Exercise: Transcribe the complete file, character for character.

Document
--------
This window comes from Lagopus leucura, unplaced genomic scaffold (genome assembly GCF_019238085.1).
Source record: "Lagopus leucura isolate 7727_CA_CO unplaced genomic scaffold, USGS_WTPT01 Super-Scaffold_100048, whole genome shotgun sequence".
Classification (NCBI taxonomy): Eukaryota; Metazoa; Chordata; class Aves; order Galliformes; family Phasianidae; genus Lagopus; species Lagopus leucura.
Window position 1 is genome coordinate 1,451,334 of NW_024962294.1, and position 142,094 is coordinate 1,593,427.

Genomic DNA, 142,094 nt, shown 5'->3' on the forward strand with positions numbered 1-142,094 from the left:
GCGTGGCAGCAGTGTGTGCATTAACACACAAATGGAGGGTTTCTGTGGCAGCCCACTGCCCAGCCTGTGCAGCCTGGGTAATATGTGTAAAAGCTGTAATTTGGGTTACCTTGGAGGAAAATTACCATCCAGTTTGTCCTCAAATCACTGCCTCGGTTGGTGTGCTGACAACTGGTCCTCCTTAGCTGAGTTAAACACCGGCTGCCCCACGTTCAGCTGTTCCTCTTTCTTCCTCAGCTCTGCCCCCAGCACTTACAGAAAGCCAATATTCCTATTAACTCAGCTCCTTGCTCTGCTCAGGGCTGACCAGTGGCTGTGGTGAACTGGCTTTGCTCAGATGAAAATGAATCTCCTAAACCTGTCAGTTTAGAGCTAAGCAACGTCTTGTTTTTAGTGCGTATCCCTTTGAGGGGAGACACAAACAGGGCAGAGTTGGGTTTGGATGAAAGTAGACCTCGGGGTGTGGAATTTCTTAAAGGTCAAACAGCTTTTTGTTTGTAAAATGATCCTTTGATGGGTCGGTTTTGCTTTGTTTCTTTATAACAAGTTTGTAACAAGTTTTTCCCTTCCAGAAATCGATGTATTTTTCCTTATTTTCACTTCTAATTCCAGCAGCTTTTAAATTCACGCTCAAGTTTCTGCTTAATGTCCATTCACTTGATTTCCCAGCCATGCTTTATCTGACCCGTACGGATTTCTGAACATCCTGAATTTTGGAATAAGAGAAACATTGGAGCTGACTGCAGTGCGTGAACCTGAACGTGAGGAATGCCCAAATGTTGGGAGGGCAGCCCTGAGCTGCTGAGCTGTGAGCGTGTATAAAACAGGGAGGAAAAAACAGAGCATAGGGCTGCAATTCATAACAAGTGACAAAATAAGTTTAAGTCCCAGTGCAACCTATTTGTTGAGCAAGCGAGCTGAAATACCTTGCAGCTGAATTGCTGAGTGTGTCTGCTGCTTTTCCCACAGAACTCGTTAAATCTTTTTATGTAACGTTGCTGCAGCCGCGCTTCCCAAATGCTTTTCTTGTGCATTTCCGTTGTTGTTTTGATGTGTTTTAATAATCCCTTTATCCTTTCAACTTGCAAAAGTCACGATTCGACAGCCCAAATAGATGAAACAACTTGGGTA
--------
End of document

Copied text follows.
This window comes from Lagopus leucura, unplaced genomic scaffold (genome assembly GCF_019238085.1).
Source record: "Lagopus leucura isolate 7727_CA_CO unplaced genomic scaffold, USGS_WTPT01 Super-Scaffold_100048, whole genome shotgun sequence".
Classification (NCBI taxonomy): Eukaryota; Metazoa; Chordata; class Aves; order Galliformes; family Phasianidae; genus Lagopus; species Lagopus leucura.
Window position 1 is genome coordinate 1,451,334 of NW_024962294.1, and position 142,094 is coordinate 1,593,427.

Genomic DNA, 142,094 nt, shown 5'->3' on the forward strand with positions numbered 1-142,094 from the left:
GCGTGGCAGCAGTGTGTGCATTAACACACAAATGGAGGGTTTCTGTGGCAGCCCACTGCCCAGCCTGTGCAGCCTGGGTAATATGTGTAAAAGCTGTAATTTGGGTTACCTTGGAGGAAAATTACCATCCAGTTTGTCCTCAAATCACTGCCTCGGTTGGTGTGCTGACAACTGGTCCTCCTTAGCTGAGTTAAACACCGGCTGCCCCACGTTCAGCTGTTCCTCTTTCTTCCTCAGCTCTGCCCCCAGCACTTACAGAAAGCCAATATTCCTATTAACTCAGCTCCTTGCTCTGCTCAGGGCTGACCAGTGGCTGTGGTGAACTGGCTTTGCTCAGATGAAAATGAATCTCCTAAACCTGTCAGTTTAGAGCTAAGCAACGTCTTGTTTTTAGTGCGTATCCCTTTGAGGGGAGACACAAACAGGGCAGAGTTGGGTTTGGATGAAAGTAGACCTCGGGGTGTGGAATTTCTTAAAGGTCAAACAGCTTTTTGTTTGTAAAATGATCCTTTGATGGGTCGGTTTTGCTTTGTTTCTTTATAACAAGTTTGTAACAAGTTTTTCCCTTCCAGAAATCGATGTATTTTTCCTTATTTTCACTTCTAATTCCAGCAGCTTTTAAATTCACGCTCAAGTTTCTGCTTAATGTCCATTCACTTGATTTCCCAGCCATGCTTTATCTGACCCGTACGGATTTCTGAACATCCTGAATTTTGGAATAAGAGAAACATTGGAGCTGACTGCAGTGCGTGAACCTGAACGTGAGGAATGCCCAAATGTTGGGAGGGCAGCCCTGAGCTGCTGAGCTGTGAGCGTGTATAAAACAGGGAGGAAAAAACAGAGCATAGGGCTGCAATTCATAACAAGTGACAAAATAAGTTTAAGTCCCAGTGCAACCTATTTGTTGAGCAAGCGAGCTGAAATACCTTGCAGCTGAATTGCTGAGTGTGTCTGCTGCTTTTCCCACAGAACTCGTTAAATCTTTTTATGTAACGTTGCTGCAGCCGCGCTTCCCAAATGCTTTTCTTGTGCATTTCCGTTGTTGTTTTGATGTGTTTTAATAATCCCTTTATCCTTTCAACTTGCAAAAGTCACGATTCGACAGCCCAAATAGATGAAACAACTTGGGTA